He has showed you, O man, what is good.
And what does the LORD require of you?
To act justly
and to love mercy
and to walk humbly with your God.
Everyone promised the first year would be hard.
But I have to say I expected a little more out of the second year.
Perhaps I was too optimistic or too naive or something of the sort, but it’s still been a struggle. I still miss my family so very often. I still ache for more community here than we have. I’m burning to speak all three languages that would really make life easier and more productive, while I eek out a sentence in the first one.
I still want to be a good wife and learn to honor Stephen. I want to seize the day in front of us, whether its loving on a little neighbor friend, researching for my next development class, or just resting. I’m still sorting out how to balance our lives, spend money wisely, and live healthily.
Oh, and I’m working on not over-analyzing.
I suppose I could blame it on living in another country. I think I could also blame a little on simply being young, and having so many things to learn and experience about being a wife, being a friend, and loving the Lord.
Either way, I have had this verse resounding in my mind this weekend.
I love the straight-forward simplicity of it. Not that any bit of this is easy or simple, but it at least appears so when stated in three direct actions.
I can simply repeat this to myself as I sort out what it means in living life from this moment to the next.
I came across this story on a blog where a woman was teaching her kids the idea of justice.
“…I made up a story about our young friend [with special needs] Jacob. I told the kids to imagine they were sitting on the porch and at the end of our driveway Jacob had been riding his bike. It’s the same shiny one he rode over to show us the day he got it for his tenth birthday last month. And, then, I told them to imagine that some older boys came up and made a bet with Jacob that if he didn’t score a basketball shot, they would get his bike. And Jacob, not really understanding the bet, agreed. And he missed the shot, to which my kids indignantly said, ‘But, he couldn’t make a shot, anyway. That’s not fair.’
…I told them to imagine that from their view from the porch, they watched as the group of older boys took Jacob’s bike from his pudgy hands. And Jacob tried to grab the handlebars of his beloved blue bike, but the boys were stronger and there were more of them. And then Jacob started to yell at them, but they couldn’t understand what he was saying, so they just laughed.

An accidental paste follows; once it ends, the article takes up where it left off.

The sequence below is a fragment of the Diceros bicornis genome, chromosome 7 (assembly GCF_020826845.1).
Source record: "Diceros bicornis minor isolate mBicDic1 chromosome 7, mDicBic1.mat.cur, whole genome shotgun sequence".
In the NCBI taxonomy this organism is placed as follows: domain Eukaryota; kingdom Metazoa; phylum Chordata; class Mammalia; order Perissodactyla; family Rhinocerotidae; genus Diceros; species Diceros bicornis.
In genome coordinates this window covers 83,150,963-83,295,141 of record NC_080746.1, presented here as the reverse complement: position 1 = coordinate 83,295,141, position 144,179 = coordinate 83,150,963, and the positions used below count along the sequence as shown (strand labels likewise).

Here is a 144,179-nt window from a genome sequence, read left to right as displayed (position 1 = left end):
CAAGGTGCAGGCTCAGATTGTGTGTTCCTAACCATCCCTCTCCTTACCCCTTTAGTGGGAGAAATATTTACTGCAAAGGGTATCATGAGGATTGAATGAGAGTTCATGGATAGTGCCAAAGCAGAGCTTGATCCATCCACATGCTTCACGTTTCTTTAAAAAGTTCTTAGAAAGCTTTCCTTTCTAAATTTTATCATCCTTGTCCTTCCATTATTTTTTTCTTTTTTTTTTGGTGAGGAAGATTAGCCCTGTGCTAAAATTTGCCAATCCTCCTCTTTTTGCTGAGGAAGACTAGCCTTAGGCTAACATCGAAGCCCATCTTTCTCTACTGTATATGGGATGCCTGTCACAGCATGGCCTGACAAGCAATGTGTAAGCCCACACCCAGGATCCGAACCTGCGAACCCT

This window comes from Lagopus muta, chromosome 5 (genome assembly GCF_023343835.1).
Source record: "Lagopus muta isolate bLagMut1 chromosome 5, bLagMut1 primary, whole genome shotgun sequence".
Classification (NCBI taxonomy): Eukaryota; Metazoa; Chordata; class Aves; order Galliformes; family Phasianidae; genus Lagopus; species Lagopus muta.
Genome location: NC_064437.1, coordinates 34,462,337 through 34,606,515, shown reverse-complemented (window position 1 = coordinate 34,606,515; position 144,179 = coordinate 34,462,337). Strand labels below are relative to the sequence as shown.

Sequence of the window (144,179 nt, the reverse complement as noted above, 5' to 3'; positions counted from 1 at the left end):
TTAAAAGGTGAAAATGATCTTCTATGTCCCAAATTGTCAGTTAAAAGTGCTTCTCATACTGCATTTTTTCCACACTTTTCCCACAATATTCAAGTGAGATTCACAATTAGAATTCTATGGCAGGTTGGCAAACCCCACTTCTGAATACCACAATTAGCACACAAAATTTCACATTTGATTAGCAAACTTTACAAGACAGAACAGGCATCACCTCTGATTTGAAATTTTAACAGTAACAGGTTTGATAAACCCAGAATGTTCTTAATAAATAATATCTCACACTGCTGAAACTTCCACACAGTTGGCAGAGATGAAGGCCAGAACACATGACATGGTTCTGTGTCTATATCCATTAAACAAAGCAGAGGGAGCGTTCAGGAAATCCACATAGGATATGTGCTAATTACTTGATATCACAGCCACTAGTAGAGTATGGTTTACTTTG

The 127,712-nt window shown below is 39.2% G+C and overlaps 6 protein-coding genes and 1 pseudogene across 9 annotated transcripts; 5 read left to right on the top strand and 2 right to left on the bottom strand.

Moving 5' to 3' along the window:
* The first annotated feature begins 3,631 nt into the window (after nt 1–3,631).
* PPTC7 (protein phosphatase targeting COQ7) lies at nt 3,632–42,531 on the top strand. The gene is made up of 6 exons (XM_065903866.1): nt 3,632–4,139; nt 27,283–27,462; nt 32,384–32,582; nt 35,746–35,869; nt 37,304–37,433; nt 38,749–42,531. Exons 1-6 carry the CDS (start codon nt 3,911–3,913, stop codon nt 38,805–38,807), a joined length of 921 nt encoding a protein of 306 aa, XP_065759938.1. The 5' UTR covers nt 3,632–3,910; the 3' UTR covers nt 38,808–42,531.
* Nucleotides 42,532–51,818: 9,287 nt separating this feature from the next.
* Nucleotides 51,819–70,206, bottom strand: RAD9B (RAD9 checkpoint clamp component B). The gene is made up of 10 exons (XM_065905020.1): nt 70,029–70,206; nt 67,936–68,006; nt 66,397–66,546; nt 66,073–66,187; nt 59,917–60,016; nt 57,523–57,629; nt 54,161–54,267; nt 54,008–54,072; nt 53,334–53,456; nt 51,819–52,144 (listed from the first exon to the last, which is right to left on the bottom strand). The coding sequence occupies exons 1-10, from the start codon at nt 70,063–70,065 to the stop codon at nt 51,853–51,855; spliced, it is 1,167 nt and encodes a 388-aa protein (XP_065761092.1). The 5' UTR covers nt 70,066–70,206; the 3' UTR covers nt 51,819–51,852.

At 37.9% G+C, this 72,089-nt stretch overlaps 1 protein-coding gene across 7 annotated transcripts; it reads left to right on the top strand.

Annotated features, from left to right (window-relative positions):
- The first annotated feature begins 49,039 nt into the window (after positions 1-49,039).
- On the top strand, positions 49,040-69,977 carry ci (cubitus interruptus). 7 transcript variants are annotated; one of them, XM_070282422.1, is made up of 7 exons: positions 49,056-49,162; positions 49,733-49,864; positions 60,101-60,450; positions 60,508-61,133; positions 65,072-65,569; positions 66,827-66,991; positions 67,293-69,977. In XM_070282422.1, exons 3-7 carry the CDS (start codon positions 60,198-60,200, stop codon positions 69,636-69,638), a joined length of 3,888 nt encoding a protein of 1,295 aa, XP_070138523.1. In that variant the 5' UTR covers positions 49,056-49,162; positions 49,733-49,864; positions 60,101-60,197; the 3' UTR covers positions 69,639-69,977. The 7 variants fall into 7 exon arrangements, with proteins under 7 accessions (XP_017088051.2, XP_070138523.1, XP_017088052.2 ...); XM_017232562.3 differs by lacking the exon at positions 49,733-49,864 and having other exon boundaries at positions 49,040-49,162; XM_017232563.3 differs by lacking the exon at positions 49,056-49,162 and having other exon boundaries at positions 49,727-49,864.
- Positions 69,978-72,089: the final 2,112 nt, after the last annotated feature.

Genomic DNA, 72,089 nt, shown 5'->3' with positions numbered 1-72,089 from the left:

And my kids had wide eyes, and the spoons stopped moving for a minute.
And then I told them what their father and I expected of our kids, should they be witness to an injustice like the one with Jacob and his bike:
I told them to get off the porch.
I told them that it didn’t matter if they got in a fight, it didn’t matter if they didn’t know what they were going to do when they got face-to-face with the bullies at the end of the driveway. I said that I didn’t care even if they mess it up and throw a punch too soon. I just want them off the porch.
Even if they’re scared to death.
Even if there’s no way they can win.
Even if the bullies end up driving the bike away and all they are left with is a crying Jacob and a bloody nose.
I told my kids that fighting for justice, standing up for someone who can’t stand up for themselves, getting of the porch, is always the right thing.
And the results are secondary. And maybe even unimportant.
Because even if Jacob lost his bike that day, he would have known he wasn’t alone in the fight for it.
And I remember catching eyes with my husband across the table, remember how the words for my kids became the reminder we still need.
Because, in our corner of this world, it feels like the bullies are winning.
And our getting off the porch isn’t changing much, isn’t changing anything, except that it is costing us more than we wanted to give. Doubt looms large and the bruises run deep. And the older boys are so many, and so very strong.”
I love that she points out, “…he would have known he wasn’t alone in the fight.”
I feel like that is so much of our lives alongside the Burmese and Karen. If anything, we are contributing very little to their extremely capable community. Instead, we simply offer the reminder that they aren’t alone; that they are not forgotten.
Our small contributions do seem to cost much more than they are worth at times and more than I wanted to give. Some days, and perhaps many in the last week, the doubt does loom large.
Help us do justly.
Help us love mercy.
Help us walk humbly with You, God.